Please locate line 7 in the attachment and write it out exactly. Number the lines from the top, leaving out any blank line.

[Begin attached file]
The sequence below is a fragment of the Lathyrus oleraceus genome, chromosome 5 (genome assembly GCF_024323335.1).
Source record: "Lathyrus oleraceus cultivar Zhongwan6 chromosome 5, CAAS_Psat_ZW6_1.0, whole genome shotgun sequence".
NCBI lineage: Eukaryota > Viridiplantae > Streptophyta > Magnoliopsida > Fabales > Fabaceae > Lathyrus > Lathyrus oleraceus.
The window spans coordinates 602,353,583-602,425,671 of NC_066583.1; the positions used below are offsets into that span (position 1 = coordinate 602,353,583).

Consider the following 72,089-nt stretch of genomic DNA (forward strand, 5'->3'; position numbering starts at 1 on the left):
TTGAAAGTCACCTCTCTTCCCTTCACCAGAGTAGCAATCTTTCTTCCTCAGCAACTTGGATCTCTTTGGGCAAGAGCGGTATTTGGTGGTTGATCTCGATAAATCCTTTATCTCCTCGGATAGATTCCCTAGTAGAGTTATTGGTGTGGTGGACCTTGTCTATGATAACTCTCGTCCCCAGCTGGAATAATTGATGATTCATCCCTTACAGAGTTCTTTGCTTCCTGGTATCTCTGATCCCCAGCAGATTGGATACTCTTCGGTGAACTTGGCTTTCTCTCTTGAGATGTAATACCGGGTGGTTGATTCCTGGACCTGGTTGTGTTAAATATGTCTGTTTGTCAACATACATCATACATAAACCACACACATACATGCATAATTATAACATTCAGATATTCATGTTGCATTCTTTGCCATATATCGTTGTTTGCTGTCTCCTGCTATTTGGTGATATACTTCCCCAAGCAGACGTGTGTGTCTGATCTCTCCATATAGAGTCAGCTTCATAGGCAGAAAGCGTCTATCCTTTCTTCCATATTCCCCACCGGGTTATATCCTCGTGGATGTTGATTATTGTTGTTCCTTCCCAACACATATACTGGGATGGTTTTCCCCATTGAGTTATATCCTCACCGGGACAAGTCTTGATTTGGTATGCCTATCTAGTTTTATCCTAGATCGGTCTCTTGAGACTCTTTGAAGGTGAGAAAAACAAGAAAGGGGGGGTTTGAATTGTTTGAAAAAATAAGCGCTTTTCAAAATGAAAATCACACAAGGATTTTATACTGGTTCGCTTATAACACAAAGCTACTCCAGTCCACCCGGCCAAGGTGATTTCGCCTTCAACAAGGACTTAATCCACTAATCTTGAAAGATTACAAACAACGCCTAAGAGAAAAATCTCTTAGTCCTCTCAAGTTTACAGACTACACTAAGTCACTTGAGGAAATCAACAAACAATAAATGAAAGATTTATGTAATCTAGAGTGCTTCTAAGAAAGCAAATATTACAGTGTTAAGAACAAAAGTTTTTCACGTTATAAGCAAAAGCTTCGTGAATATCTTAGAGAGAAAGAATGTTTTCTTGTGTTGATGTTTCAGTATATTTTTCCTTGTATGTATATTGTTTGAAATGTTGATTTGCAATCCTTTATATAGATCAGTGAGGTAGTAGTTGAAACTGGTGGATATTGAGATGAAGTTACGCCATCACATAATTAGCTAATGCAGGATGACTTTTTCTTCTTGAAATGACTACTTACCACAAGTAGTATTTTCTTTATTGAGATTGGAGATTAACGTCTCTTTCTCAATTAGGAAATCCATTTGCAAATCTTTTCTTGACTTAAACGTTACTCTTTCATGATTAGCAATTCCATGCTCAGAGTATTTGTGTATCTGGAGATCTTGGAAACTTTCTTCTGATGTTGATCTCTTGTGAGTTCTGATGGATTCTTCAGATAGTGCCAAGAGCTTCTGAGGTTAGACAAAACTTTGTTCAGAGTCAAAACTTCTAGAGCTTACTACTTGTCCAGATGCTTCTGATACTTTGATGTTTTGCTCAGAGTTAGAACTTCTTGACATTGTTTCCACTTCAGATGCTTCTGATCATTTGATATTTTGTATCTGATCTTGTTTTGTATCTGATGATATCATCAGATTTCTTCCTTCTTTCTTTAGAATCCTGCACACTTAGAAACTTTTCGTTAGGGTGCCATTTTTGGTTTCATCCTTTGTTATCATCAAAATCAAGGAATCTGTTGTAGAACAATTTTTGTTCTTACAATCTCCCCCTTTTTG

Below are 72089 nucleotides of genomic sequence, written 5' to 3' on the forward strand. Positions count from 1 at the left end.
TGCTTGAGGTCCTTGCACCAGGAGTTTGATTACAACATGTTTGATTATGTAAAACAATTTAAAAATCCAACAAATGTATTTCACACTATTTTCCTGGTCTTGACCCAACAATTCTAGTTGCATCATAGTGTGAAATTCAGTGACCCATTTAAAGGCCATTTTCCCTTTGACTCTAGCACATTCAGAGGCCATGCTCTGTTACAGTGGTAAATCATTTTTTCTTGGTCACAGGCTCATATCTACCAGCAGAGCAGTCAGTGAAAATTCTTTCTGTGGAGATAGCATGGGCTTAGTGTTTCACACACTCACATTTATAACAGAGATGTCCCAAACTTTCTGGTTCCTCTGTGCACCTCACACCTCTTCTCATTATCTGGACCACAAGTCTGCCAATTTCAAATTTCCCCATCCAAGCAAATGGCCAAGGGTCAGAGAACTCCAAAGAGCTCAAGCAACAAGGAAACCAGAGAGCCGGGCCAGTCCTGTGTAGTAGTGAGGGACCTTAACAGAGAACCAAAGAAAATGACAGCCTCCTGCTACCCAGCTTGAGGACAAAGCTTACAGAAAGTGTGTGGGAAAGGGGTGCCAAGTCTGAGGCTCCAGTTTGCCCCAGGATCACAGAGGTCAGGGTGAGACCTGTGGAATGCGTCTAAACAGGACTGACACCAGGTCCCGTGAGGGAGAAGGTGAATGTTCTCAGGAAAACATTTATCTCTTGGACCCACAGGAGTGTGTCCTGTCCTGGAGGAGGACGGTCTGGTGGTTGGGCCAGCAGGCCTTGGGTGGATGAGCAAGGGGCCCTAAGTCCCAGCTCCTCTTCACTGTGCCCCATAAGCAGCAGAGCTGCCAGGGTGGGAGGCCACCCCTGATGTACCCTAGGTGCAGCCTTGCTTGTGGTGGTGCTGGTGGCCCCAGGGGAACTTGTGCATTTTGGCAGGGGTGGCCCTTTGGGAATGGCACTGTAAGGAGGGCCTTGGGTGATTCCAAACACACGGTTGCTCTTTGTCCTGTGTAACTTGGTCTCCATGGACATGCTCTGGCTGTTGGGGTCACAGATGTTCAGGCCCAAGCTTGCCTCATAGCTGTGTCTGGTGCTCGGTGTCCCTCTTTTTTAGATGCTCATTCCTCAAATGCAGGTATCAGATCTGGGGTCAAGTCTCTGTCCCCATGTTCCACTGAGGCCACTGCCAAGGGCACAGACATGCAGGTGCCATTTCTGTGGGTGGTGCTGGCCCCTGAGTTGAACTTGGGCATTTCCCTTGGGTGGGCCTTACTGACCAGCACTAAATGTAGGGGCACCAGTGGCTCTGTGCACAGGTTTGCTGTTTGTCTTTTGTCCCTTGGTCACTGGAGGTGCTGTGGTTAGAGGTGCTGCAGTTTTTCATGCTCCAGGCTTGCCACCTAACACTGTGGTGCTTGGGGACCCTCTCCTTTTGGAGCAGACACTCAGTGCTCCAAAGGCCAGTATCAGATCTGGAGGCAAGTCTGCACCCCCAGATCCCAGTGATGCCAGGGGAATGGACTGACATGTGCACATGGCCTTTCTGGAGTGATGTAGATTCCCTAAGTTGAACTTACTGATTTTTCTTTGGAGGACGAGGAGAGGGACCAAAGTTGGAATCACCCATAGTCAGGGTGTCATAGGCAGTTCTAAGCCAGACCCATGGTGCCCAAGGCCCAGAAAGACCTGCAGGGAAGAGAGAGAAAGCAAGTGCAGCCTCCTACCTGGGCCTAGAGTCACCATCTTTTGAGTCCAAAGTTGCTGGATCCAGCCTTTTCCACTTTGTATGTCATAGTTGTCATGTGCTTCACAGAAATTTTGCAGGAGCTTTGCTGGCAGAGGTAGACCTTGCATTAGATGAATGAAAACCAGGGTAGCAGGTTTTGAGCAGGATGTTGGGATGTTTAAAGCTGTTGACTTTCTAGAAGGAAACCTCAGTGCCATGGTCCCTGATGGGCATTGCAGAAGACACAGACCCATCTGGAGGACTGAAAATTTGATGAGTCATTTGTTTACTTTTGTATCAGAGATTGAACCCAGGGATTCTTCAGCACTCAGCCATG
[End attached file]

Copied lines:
Below are 72089 nucleotides of genomic sequence, written 5' to 3' on the forward strand. Positions count from 1 at the left end.